One of those Wilkerson followed, Ida Mae Brandon Gladney, and her sharecropper husband George, like the leading characters in Lemann’s drama, uprooted themselves from Mississippi and made their way to Chicago. Her other two main characters were from quite different backgrounds than the Gladneys and found refuge in other “gateway” Migration cities: George Swanson Starling, a laborer and organizer in Florida orange groves, headed for Harlem, where he spent the rest of his life as a railroad baggage handler on trains traveling up and down the east coast; Robert Joseph Pershing Foster made his way from Monroe, La., to Los Angeles, seeking, and to some extent finding, a world where his skills as a physician would be appreciated and where he could live the sort of life he had always dreamed of.
One thing Lemann’s book has that Wilkerson’s lacks is a detailed look at how the ramifications of the Great Migration played out in the Nation’s Capital and in national politics. While Wilkerson does not ignore this wider context, her concern throughout is for how these developments affected her three main characters.
Lemann’s treatment of national politics in the wake of the Great Migration is interesting and important, but his 114 page detour in that direction means that readers do not learn nearly as much about the individual Clarksdale refugees Lemann studies as they do about political and bureaucratic infighting.
On the other hand, Wilkerson’s more richly textured portraits, though of a far smaller sample, allow the reader really to know the people she focuses on, while at the same time suggesting that, although not completely irrelevant, national forces had less to do with the lives her chosen trio made for themselves outside the South than their own grit, determination, and, sometimes, luck.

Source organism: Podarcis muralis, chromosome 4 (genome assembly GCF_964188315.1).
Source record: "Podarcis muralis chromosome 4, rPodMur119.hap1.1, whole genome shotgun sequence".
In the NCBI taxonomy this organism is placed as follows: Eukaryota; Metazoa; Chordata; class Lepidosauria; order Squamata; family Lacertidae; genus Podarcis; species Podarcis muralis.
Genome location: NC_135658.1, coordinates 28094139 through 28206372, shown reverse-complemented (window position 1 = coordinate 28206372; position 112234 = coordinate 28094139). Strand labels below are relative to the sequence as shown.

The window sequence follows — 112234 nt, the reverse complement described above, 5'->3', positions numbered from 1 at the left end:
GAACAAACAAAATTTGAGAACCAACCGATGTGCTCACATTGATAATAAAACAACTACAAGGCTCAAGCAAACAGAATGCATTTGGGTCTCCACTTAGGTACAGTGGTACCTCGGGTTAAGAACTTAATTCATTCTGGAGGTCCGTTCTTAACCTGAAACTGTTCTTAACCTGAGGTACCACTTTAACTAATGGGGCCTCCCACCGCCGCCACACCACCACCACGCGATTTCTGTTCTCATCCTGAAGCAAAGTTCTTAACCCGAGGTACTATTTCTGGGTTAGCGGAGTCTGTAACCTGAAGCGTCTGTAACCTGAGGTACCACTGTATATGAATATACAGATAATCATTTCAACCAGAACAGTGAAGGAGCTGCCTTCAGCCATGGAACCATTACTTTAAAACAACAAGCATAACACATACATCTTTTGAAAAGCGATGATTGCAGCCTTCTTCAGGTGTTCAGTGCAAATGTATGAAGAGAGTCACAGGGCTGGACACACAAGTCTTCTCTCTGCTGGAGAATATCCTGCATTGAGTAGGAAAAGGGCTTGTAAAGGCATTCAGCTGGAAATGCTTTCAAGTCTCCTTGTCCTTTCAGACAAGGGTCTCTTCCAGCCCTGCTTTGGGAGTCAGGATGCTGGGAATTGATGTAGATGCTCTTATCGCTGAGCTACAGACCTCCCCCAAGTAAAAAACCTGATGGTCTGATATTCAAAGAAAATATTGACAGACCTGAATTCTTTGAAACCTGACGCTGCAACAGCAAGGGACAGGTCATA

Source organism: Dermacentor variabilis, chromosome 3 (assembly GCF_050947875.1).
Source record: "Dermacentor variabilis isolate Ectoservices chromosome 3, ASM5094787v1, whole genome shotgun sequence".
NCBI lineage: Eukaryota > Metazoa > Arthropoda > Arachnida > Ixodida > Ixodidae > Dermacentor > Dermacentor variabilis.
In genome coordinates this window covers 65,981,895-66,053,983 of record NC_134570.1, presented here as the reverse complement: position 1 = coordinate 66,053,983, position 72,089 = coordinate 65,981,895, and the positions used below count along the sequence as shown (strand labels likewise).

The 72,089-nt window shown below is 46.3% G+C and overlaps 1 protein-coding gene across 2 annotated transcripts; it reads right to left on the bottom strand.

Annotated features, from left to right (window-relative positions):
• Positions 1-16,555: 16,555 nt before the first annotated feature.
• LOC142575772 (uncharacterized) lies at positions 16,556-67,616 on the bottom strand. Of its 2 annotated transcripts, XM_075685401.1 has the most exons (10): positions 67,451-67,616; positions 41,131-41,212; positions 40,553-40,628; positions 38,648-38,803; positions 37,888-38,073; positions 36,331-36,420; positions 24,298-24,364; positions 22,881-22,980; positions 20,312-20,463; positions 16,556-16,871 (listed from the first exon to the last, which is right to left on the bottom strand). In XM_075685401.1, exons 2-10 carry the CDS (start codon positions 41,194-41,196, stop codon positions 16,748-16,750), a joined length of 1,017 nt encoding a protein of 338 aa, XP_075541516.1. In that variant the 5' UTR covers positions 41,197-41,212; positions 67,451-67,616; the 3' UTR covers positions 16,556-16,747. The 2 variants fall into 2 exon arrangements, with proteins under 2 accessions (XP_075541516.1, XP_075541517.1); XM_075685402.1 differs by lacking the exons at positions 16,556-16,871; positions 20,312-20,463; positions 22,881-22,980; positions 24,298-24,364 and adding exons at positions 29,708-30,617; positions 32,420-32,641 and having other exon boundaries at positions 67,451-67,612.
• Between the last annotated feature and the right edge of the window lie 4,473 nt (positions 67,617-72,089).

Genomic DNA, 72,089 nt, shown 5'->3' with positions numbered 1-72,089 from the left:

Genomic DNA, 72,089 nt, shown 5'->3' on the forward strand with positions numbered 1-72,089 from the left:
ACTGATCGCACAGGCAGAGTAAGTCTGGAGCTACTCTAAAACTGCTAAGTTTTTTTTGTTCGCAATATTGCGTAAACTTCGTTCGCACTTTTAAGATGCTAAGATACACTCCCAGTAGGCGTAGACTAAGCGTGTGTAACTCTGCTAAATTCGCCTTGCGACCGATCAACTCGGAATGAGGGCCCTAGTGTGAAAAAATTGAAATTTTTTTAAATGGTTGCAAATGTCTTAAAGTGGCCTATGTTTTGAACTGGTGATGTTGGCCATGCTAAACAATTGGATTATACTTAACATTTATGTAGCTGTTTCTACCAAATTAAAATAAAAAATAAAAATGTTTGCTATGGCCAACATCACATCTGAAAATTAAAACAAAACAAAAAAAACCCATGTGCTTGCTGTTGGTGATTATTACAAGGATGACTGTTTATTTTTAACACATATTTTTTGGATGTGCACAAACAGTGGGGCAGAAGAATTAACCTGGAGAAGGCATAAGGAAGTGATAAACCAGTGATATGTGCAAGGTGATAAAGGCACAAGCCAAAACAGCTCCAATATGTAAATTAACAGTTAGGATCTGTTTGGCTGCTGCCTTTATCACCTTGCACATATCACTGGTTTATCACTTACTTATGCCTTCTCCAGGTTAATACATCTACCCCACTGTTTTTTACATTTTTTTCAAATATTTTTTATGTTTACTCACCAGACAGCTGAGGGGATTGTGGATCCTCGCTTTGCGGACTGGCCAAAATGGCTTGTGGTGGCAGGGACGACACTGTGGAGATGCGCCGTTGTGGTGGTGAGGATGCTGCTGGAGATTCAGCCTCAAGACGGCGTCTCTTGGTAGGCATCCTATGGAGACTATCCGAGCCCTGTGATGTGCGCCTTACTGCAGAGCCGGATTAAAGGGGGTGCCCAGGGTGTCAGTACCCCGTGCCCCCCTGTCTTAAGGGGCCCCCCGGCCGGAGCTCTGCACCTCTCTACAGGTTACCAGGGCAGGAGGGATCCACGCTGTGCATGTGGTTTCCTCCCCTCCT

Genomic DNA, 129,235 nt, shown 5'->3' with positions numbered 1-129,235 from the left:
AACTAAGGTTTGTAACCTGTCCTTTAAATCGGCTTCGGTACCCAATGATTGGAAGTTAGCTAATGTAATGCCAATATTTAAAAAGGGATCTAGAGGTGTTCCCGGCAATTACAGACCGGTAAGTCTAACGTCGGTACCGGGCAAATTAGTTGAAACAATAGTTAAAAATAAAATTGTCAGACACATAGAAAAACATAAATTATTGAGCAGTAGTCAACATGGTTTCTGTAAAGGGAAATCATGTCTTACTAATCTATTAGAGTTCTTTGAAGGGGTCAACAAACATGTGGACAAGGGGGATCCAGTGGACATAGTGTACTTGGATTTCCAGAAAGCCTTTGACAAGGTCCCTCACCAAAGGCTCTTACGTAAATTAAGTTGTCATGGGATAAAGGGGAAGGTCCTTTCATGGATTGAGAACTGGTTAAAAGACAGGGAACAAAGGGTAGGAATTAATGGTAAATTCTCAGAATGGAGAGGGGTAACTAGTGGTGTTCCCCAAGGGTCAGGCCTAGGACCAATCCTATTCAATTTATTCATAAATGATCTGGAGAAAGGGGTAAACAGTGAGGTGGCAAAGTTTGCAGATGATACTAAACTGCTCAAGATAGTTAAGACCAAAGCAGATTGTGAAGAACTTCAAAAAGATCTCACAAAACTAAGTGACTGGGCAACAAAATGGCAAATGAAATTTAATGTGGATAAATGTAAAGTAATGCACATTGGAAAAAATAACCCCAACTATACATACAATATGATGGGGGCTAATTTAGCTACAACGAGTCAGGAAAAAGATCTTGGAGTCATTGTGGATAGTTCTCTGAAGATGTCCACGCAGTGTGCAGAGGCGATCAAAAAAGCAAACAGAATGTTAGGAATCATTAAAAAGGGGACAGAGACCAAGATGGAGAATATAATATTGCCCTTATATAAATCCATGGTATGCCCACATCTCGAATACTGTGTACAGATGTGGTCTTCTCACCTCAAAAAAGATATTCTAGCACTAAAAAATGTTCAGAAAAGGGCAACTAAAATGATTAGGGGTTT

I’m not sure which of these books I would have assigned in the Civil Rights course I taught before retirement. Wilkerson’s biographical approach would have better complemented the two autobiographies I used in the course, one by a black female author, Anne Moody, and one by a white male, Melton McLaurin, about growing up in the Jim Crow South. Still, I also showed excerpts from the video series based on Lemann’s book in the course, and using sections of his book to supplement the documentary images might also have worked well.
Both books definitely merit close attention from anyone interested in the tremendous impact of the economic, demographic, and political tidal wave that was the Great Migration.
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For those interested in reading more about Georgia History, here are links to my books on the subject:
Rancorous Enmities and Blind Partialities: Parties and Factions in Georgia, 1807-1845 (University Press of America, 2015)
In Pursuit of Dead Georgians: One Historian’s Excursions into the History of His Adopted State (iUniverse, 2015)
Politics on the Periphery: Factions and Parties in Georgia, 1783-1806 (University of Delaware Press, 1986)